The MIT atomic clock project received additional funding from DARPA, the National Science Foundation, and the Office of Naval Research.

MIT: There's something very specific about the behavior of atoms as quantum mechanical oscillators. If we compare the atom to a pendulum, it would only be observable at one of the two further points on the swing; we are not able to observe the entire motion of the "swinging" pendulum when it comes to examining the positions of the oscillations in these atoms. We can only decide in a binary fashion if it's at its furthest point one way or another. When you measure it, sometimes it's at one "turning point" or the other turning point.

It's a lot like tossing a coin: You get heads or tails each time. When you toss a coin, each toss is independent, it results in a heads or tails. When you toss a hundred coins, you'd expect a 50/50 distribution between heads and tails if the coin is unbiased, right? But in reality, we know that it's something like 49/51 or 52/48. There's some sort of randomness in how the results are averaged. The more you average, the closer you would get to 50/50 probability, however. But "entanglement" is like magical coins. Imagine a hundred coins that somehow know about each other so that each individual coin is random, but they will always decide to average to exactly 50 percent heads and 50 percent tails.

One laser entangles the atoms, another measures them.


HODINKEE: For those of us who aren't familiar with quantum mechanics, can you explain what "entanglement" means?

MIT: It has to do with quantum correlations. Einstein very much disliked it; it's this so-called "spooky action at a distance." So imagine that I have a box with a red and blue ball in it. I shake the box and I cut it into two parts. One contains the red ball, and one contains the blue ball.

Now imagine that I give you one box and I keep the other box. You don't know what is in your box. It could be a blue or red ball, but what you definitely know is that whatever is in your box, I have the opposite color, right? So if you have a blue ball then I have the red ball. But it's not actually about the outcome, but rather the correlations between two things. It's about how particles behave relative to one another.

In quantum mechanics, these correlations can be much stronger than in classical physics.

Chi Shu, Ph.D. candidate from the MIT-Harvard Center for Ultracold Atoms (CUA).

Simone Colombo, Postdoctoral Researcher at MIT's Research Laboratory of Electronics.

HODINKEE: So it sounds like, at the most basic level, quantum mechanics looks at the relationship between two things whereas classical physics isn't as concerned with it. And you're using entanglement to take advantage of these mysterious relationships and reduce randomness in the system, therefore allowing a more accurate reading of oscillations, and in turn more precise measurements of time.

MIT: Yes. That's a very nice description.

Ytterbium atoms are supercooled in order to measure their oscillations.


HODINKEE: You hinted that your research could answer age-old questions and reveal more about dark matter and gravitational waves. What sort of questions might it answer? Is this one step closer to finding an answer to the question, "What is the meaning of life?"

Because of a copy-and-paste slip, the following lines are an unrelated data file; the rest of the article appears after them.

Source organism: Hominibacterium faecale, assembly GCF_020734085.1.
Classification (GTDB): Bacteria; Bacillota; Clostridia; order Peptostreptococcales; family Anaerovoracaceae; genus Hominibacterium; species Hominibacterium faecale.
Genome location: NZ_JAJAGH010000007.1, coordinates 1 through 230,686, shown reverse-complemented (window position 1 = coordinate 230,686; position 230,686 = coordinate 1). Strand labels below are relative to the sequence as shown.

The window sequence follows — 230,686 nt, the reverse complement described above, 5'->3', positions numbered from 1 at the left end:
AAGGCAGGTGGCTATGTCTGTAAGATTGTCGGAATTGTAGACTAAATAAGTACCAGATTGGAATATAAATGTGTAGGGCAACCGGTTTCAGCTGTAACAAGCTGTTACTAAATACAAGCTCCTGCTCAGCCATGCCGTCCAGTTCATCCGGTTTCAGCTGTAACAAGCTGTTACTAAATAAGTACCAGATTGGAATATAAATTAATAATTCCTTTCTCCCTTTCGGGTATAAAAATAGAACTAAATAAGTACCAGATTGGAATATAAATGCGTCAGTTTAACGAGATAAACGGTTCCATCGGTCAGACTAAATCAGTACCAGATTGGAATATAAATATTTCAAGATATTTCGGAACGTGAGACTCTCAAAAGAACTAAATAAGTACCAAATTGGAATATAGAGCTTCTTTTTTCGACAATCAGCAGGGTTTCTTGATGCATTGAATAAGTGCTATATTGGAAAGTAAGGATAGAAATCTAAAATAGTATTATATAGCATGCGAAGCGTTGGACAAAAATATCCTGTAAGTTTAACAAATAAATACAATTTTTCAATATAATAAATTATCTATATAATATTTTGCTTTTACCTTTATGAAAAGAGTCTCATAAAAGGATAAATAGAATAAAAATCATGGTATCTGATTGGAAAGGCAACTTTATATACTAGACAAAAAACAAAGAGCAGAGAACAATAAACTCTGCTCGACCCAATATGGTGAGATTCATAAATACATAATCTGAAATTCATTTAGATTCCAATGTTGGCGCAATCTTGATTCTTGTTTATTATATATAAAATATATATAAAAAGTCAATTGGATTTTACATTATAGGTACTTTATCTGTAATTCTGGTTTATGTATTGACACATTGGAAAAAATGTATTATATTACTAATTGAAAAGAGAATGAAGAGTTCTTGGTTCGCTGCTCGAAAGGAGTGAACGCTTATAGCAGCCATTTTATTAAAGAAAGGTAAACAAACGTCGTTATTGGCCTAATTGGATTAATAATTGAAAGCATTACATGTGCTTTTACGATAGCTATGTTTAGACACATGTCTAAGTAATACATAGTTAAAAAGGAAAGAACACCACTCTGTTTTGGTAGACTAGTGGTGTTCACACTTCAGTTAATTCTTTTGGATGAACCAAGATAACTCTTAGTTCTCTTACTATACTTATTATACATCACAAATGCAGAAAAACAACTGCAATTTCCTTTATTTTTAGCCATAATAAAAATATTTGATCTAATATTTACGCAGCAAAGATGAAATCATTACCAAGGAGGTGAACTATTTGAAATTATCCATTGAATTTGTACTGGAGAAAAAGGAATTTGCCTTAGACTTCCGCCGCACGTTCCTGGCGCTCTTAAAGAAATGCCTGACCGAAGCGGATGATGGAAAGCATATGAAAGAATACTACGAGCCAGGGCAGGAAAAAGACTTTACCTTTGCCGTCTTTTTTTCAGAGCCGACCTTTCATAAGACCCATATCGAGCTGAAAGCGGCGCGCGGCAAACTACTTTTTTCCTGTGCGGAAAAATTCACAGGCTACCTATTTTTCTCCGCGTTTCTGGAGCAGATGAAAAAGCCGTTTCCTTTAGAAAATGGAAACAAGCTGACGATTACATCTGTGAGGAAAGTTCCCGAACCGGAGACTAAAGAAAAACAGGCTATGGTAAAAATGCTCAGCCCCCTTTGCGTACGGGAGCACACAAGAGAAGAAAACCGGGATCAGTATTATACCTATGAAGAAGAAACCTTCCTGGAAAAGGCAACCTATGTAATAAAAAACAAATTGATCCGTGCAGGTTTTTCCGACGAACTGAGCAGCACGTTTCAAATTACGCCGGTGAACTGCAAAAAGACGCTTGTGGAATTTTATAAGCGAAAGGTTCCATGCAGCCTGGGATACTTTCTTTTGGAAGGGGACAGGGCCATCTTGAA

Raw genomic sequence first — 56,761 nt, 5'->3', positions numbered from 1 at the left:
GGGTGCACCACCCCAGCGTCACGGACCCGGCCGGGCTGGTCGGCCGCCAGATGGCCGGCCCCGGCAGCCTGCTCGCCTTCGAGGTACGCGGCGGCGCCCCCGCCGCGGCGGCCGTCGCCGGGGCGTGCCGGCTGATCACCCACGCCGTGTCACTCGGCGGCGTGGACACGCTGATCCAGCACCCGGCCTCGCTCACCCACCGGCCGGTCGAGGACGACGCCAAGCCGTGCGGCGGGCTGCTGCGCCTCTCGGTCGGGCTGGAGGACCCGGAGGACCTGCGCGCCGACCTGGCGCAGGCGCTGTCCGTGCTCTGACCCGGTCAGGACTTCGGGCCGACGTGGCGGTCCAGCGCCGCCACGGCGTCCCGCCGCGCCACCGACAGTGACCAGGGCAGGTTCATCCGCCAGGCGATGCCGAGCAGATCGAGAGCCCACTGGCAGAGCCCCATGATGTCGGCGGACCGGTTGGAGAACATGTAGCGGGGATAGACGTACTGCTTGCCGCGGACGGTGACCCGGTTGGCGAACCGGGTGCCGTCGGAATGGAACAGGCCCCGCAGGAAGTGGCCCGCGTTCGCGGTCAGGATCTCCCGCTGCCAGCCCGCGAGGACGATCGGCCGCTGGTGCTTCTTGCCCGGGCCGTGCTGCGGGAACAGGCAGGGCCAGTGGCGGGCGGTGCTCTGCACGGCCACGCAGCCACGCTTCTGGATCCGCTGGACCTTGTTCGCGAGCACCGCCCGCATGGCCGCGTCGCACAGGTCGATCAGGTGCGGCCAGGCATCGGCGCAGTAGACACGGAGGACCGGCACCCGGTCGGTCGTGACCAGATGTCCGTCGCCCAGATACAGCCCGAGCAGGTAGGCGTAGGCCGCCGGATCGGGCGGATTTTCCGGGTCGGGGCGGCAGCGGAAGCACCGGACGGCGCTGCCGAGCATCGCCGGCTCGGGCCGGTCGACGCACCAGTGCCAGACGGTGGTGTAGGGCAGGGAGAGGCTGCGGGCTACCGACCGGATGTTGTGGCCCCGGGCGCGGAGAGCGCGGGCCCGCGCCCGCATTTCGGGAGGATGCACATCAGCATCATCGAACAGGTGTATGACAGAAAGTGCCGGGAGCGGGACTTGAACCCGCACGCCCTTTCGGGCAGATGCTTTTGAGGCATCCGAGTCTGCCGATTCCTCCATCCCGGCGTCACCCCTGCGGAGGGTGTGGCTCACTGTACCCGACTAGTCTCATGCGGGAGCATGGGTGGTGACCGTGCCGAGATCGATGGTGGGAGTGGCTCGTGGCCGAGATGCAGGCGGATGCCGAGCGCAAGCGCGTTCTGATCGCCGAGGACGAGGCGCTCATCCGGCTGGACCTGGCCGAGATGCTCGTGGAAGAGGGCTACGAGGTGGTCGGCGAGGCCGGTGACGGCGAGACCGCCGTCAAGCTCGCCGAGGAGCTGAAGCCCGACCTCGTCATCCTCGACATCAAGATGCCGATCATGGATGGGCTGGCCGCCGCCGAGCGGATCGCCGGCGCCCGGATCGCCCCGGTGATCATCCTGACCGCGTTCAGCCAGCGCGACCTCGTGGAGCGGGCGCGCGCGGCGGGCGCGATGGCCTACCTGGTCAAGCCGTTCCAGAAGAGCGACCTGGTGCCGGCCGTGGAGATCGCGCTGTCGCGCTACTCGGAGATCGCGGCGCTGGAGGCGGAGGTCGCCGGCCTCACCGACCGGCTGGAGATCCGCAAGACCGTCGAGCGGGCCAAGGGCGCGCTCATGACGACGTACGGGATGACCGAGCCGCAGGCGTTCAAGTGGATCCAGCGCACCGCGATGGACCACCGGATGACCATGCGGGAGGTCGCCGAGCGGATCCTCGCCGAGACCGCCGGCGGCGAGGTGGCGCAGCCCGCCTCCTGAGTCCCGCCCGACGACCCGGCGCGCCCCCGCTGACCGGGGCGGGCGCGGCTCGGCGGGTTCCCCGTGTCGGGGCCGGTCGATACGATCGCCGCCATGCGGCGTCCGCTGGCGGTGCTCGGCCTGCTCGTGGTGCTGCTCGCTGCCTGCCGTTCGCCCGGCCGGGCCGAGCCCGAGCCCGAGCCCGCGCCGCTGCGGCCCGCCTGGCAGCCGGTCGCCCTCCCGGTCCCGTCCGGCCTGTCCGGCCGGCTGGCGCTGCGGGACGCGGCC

MIT: Well, in a physicist's mind, the big questions have more to do with how the universe came to be and what has occurred over this timespan. How does time actually flow? We're not saying that when we conclude our research we'll be able to answer this, but what we will know is that we'll be one step closer.

There are many questions in fundamental science that we don't know the answers to simply because we don't have devices that could measure them. This new atomic clock can measure things that we haven't been able to before. It can measure time far more precisely. We already accept some constants as true, but now we can measure if they actually are constant or not.

Take Einstein's theory of relativity for example. We're already seeing examples of it being true in GPS devices. If you have one clock here on earth, and you compared it with the clock that the GPS sees without taking into account some relativity, you'd have some problems. There are about 46 microseconds difference between them, and that sounds small, but that translates to variation in precision. Let's say the GPS is off by two meters one day because of those 46 microseconds ?not long after, it will be off by ten meters, and after that, it will be completely useless.

The actual flow of time is changing, and by measuring that, we can get closer to answering the bigger questions. Gravity has an effect on time, and there are even larger oscillations happening in spacetime. Tiny changes and shifts happen in time, and we don't necessarily have an answer as to why.

HODINKEE: So to sum it up, there are practical applications for more accurate atomic timekeeping, of course, but there are larger, sometimes philosophical questions we have yet to answer ?and your breakthrough is helping us get there.

MIT: Exactly. And I think it's important to mention that we like to think of time as absolute, but it really depends on gravity. In our everyday life, sure, it is seemingly absolute, but the effects of relativity still do exist. Even the gravitational field of your body can change the time, and even though it's incredibly small, it's present. Now we're closer to being able to measure that more accurately, and there will be a very practical benefit to that. This idea sort of challenges what a clock constitutes.